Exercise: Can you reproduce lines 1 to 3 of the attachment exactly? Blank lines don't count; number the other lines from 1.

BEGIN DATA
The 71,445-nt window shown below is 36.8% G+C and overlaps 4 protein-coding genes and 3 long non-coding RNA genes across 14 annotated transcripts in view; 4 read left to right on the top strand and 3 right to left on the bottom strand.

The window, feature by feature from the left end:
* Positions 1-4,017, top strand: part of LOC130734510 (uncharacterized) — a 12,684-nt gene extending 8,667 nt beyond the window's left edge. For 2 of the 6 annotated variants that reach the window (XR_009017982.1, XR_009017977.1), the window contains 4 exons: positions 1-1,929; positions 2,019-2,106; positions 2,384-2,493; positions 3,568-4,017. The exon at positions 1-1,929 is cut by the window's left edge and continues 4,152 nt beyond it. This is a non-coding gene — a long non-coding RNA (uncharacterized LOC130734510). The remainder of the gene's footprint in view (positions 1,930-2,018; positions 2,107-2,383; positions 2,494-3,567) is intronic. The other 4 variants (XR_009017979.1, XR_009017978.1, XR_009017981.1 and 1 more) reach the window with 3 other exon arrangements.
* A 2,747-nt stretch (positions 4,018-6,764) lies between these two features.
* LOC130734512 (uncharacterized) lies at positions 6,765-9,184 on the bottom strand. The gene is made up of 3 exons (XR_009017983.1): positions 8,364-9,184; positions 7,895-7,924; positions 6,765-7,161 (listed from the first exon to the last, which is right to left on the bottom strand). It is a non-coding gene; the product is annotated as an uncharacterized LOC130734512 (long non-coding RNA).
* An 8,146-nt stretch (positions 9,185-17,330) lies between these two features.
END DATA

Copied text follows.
The 71,445-nt window shown below is 36.8% G+C and overlaps 4 protein-coding genes and 3 long non-coding RNA genes across 14 annotated transcripts in view; 4 read left to right on the top strand and 3 right to left on the bottom strand.

The window, feature by feature from the left end:
* Positions 1-4,017, top strand: part of LOC130734510 (uncharacterized) — a 12,684-nt gene extending 8,667 nt beyond the window's left edge. For 2 of the 6 annotated variants that reach the window (XR_009017982.1, XR_009017977.1), the window contains 4 exons: positions 1-1,929; positions 2,019-2,106; positions 2,384-2,493; positions 3,568-4,017. The exon at positions 1-1,929 is cut by the window's left edge and continues 4,152 nt beyond it. This is a non-coding gene — a long non-coding RNA (uncharacterized LOC130734510). The remainder of the gene's footprint in view (positions 1,930-2,018; positions 2,107-2,383; positions 2,494-3,567) is intronic. The other 4 variants (XR_009017979.1, XR_009017978.1, XR_009017981.1 and 1 more) reach the window with 3 other exon arrangements.